The Life And Work Of Frederick Douglass

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The Life And Work Of Frederick Douglass Essay, Research Paper The Life and Work of Frederick Douglass Frederick Douglass’s writings reflected many American views that were influenced by national division. Douglass was a very successful abolitionist who changed America’s views of slavery through his writings and actions. Frederick Douglass had many achievements throughout his life. Douglass was born a slave in 1817, in Maryland. He educated himself and became determined to escape the atrocities of slavery. Douglass attempted to escape slavery once, but failed. He later made a successful escape in 1838. His fleeing brought him to New Bedford, Massachusetts. Douglass’s abolitionist career began at an antislavery convention at Nantucket, Massachusetts. Here, he showed

himself to be a great speaker. Douglass became involved with many important abolitionist causes, both through his literary works, and also through activities such as the Underground Railroad, and also his role in organizing a regiment of former slaves to fight in the Civil War for the Union army. Due to the Fugitive Slave Laws, Douglass became in danger of being captured and returned to slavery. He left America, and stayed in the British Isles. There he lectured on slavery, and gained the respect of many people, who raised money to purchase his freedom. In 1847, Douglass relocated to Rochester, New York, and became the person in charge of the Underground Railroad. Here he also began the abolitionist newspaper North Star, which he edited until 1860. In this time period, Douglass

became friends with another well known American abolitionist, John Brown. Brown was involved with the Underground Railroad, and later wanted Douglass to join him on terroristic attacks on a United States government arsenal at Harper’s Ferry. Douglass declined to participate in such activities. He fled, once again, to Europe, fearing that his association with John Brown might threaten him. He returned after several months, and aided in Abraham Lincoln’s campaign for president. Frederick Douglass had many other achievements, mainly political, before dying in 1895, in Washington, D. C. Frederick Douglass’s life as a slave had the greatest impact on his writings. Through slavery, Douglass was able to develop the necessary emotion and experiences for him to become a successful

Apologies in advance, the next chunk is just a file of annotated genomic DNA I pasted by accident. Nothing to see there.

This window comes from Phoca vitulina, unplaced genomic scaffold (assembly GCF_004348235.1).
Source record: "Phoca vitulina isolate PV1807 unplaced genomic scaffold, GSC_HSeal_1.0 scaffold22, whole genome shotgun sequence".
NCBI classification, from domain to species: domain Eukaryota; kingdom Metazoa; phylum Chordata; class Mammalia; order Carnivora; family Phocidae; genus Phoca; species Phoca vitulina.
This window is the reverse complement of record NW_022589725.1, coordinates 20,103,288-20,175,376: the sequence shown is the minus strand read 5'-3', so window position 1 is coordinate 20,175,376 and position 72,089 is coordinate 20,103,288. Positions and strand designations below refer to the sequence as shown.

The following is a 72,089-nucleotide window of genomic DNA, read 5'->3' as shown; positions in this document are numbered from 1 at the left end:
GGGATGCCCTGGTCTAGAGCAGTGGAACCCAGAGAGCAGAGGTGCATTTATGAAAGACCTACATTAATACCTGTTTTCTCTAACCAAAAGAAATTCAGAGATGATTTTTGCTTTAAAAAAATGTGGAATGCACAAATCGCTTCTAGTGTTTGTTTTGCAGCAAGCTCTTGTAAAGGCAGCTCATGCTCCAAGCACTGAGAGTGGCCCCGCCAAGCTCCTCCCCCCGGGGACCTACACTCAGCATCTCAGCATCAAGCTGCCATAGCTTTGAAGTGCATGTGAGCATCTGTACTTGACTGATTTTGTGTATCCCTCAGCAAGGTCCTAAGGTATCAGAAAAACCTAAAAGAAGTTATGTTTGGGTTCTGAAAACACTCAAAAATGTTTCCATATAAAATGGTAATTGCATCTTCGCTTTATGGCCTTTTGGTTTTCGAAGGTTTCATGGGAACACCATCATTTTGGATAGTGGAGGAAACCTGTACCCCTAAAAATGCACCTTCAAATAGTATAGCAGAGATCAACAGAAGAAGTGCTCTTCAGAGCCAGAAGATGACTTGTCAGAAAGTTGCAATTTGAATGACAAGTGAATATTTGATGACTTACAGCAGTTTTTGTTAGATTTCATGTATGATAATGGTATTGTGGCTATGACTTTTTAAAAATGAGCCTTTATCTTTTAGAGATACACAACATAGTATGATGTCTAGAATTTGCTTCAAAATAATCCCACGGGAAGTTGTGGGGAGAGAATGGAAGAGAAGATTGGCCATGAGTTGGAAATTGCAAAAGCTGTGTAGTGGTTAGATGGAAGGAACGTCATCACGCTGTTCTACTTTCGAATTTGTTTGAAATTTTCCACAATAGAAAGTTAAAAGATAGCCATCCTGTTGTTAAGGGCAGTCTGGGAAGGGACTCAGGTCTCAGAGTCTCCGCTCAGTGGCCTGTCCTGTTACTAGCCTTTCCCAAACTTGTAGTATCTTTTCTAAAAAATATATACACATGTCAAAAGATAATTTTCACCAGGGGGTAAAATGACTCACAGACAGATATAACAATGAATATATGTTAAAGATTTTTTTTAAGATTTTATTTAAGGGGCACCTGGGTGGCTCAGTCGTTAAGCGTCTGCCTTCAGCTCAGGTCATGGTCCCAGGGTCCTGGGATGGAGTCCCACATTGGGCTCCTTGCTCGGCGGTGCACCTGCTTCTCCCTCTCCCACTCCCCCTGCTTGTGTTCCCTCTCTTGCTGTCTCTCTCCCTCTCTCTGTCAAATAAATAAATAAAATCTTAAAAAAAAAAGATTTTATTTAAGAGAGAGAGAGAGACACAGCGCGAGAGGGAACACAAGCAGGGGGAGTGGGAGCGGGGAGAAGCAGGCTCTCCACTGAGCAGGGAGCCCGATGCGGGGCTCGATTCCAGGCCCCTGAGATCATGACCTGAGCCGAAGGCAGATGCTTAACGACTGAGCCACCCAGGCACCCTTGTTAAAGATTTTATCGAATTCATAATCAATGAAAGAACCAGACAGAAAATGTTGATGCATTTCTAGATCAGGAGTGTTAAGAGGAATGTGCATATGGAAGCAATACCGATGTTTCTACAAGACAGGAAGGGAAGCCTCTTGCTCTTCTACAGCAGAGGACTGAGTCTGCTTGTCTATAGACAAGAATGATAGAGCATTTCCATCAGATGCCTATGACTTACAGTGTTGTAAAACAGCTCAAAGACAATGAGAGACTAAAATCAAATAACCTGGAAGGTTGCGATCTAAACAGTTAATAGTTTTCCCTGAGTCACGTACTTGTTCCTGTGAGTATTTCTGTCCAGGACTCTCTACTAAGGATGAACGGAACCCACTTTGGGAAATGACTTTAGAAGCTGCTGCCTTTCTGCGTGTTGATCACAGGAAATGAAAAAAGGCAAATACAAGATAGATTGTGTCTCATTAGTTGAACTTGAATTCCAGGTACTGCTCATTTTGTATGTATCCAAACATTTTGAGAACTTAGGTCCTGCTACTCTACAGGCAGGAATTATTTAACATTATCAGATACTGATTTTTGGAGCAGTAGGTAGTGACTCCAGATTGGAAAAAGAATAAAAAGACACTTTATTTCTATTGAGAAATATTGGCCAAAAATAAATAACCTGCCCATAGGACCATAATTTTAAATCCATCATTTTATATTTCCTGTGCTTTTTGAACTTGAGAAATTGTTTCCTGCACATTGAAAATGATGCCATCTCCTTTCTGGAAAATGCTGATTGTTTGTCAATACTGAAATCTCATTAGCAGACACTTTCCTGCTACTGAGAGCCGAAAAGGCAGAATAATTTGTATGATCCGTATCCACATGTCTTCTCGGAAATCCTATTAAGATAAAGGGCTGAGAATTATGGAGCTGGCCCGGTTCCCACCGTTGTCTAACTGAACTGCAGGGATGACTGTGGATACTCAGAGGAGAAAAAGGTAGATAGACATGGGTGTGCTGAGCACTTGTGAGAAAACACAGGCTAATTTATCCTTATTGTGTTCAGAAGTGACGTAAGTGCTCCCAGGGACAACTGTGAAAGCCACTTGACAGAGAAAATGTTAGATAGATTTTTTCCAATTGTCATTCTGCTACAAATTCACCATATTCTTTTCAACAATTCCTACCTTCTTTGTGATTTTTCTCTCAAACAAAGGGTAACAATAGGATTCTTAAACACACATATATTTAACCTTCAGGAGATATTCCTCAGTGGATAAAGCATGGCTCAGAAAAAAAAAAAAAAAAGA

abolitionist writer. Douglass grew up as a slave, experiencing all of the hardships that are included, such as whippings, inadequate meals, and other harsh treatment. His thirst for freedom, and his burning hatred of slavery caused him to write Narrative Of The Life Of Frederick Douglass, and other similar biographies. In Narrative Of The Life Of Frederick Douglass, Douglass wrote the complete story of his miserable life as a slave and his strife to obtain freedom. The main motivational force behind his character (himself) was to make it through another day so that someday he might see freedom. The well written books that he produced were all based on his life as was Narrative Of The Life Of Frederick Douglass. These books all start with Douglass coping with slavery. Frederick

Douglass also had a reason to write these works. As a die-hard abolitionist, Douglass wanted to show the world how bad slavery really was. He did this very well, because he made many people understand the unknown, and made abolitionists out of many people. This man had a cause, as well as a story to tell. Douglass, as a former slave, single- handedly redefined American Civil War literature, simply by redefining how antislavery writings were viewed. There were other narratives written by former slaves, but none could live up to the educated, realistic accounts of slavery by Frederick Douglass. Frederick Douglass is well known for many of his literary achievements. He is best known, now, as a writer. As a writer, Frederick Douglass shined. As a speaker, Frederick Douglass was the